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Tesla's new Model S sedan at Tesla headquarters in Palo alto, Calif. Friday, July 13, 2012. (Patrick Tehan/Staff)

Today: Electric carmaker comes under fire from Romney, but Tesla CEO Elon Musk says company's outlook is strong. Plus: Facebook hits 1-billion-user milestone, and Google (GOOG) settles lawsuit with book publishers.

CEO says Tesla's outlook is strong

Is Tesla really a loser?

That's what Republican presidential candidate Mitt Romney said during Wednesday night's presidential debate, lumping the Palo Alto electric carmaker in with Solyndra and Fisker as examples of wrongheaded federal investments in green industries. "You put $90 billion -- like 50 years' worth of breaks -- into solar and wind, to Solyndra and Fisker and Tesla and Ener1," Romney said. "I mean, I had a friend who said, you don't just pick the winners and losers; you pick the losers."

Fremont-based solar panel maker Solyndra defaulted on a $535 federal loan guarantee last year, car battery-maker Ener1 went bankrupt on a $118 million loan and Southern California electric car maker Fisker has had its $529 million federal loan guarantee frozen after a series of setbacks. Tesla, though, appears to be going strong.

Tesla has suffered from sluggish production of its new Model S sedan and recently downgraded its third-quarter revenue forecast, but CEO Elon Musk was quick to correct any misconceptions about how the company is faring. In a blog post written Wednesday before the debate, Musk denied Tesla was in financial trouble, and said the company expects a positive cash flow by the end of November and is on track to repay its $465 million federal loan guarantee.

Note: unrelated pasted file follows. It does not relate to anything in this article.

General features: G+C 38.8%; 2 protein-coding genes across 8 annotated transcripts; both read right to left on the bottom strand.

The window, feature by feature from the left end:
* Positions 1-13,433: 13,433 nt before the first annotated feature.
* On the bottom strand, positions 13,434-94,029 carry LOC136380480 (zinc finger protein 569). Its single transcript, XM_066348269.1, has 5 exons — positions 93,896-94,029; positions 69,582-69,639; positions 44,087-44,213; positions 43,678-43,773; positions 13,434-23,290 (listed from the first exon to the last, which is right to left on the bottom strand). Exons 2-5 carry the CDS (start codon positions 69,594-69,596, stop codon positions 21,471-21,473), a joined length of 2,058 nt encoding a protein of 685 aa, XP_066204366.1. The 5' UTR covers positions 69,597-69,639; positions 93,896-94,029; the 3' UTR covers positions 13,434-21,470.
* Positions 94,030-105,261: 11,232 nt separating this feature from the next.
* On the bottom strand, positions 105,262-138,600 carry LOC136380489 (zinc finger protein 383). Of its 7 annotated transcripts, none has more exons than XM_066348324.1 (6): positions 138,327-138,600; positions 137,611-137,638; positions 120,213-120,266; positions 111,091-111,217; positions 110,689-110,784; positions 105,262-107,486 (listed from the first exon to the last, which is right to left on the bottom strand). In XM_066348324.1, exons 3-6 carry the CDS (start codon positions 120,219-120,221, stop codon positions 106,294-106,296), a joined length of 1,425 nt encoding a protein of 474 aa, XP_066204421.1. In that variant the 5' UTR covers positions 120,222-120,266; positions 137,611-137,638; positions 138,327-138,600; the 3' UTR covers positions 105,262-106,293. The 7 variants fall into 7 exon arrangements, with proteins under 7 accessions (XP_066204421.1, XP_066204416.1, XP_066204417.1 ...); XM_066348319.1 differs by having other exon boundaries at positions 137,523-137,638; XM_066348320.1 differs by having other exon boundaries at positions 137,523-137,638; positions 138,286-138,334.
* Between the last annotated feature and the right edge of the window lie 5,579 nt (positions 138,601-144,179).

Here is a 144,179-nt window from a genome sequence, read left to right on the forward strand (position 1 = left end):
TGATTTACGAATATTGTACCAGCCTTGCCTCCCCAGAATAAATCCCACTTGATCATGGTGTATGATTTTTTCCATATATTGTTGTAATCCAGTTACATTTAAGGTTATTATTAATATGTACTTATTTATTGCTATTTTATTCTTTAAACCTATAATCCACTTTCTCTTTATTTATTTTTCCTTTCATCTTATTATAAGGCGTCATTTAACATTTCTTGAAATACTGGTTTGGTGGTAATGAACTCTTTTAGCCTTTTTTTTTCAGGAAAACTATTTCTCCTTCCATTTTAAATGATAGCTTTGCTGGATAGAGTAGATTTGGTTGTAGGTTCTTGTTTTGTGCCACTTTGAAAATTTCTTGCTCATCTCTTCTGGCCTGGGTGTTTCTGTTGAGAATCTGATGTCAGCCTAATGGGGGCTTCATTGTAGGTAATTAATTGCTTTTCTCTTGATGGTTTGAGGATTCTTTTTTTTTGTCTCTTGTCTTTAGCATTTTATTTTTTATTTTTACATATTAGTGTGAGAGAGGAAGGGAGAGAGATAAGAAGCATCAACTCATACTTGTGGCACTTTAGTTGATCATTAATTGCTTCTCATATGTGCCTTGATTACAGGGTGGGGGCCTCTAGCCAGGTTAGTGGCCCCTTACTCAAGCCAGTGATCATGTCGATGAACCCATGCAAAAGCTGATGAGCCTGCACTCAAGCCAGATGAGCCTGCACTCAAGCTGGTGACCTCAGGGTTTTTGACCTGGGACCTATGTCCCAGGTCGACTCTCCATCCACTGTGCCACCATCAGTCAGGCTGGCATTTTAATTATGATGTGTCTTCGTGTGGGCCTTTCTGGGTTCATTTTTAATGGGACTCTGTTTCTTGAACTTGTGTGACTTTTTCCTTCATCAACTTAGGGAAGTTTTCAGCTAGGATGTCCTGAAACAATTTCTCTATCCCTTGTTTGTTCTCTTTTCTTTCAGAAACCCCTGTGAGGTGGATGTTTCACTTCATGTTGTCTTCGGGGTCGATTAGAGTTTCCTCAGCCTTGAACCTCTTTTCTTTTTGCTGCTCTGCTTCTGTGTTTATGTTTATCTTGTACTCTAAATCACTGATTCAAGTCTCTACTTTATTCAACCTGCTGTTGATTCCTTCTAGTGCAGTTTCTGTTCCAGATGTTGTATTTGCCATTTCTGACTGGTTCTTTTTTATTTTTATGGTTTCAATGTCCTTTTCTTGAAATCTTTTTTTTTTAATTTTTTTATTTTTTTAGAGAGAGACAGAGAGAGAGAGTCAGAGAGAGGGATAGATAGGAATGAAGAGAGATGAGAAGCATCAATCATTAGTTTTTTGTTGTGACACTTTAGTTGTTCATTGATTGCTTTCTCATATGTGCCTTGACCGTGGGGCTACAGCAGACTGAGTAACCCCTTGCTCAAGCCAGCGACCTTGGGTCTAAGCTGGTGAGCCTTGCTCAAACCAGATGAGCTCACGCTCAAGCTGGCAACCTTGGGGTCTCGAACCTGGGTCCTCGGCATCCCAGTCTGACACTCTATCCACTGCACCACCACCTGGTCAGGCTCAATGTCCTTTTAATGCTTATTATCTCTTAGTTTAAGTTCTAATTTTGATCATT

"Tesla has never asked for or even hinted at postponing repayment of the loan," Musk wrote. He went on to say the Department of Energy "is highly bullish about our future," and "The DOE has simply asked if we would be willing to repay the loan early if we have excess cash. The answer is unequivocally yes and I am happy to announce that we will be initiating an advance payment today to prefund the principal payment that is due in March 2013."

Forbes columnist Todd Woody also jumped to Tesla's defense, noting Tesla appears to be on the right track and has created hundreds of American jobs. "In fact, Tesla and Musk, a self-made billionaire whose Space X startup is privatizing space travel, would seem to be poster children for the type of entrepreneurialism Romney says he seeks to unleash," Woody wrote.

Meanwhile, demand for the $60,000 Model S remains strong, with a backlog of about 13,000 orders, and as does Tesla's stock, which hovers around the $30 mark, well above its 2010 IPO price of $17. Tesla shares slipped in early trading but rallied in the afternoon after a statement from Barclays reaffirmed its confidence in the stock. Tesla ended the day up 10 cents, or 0.34 percent, to $29.40.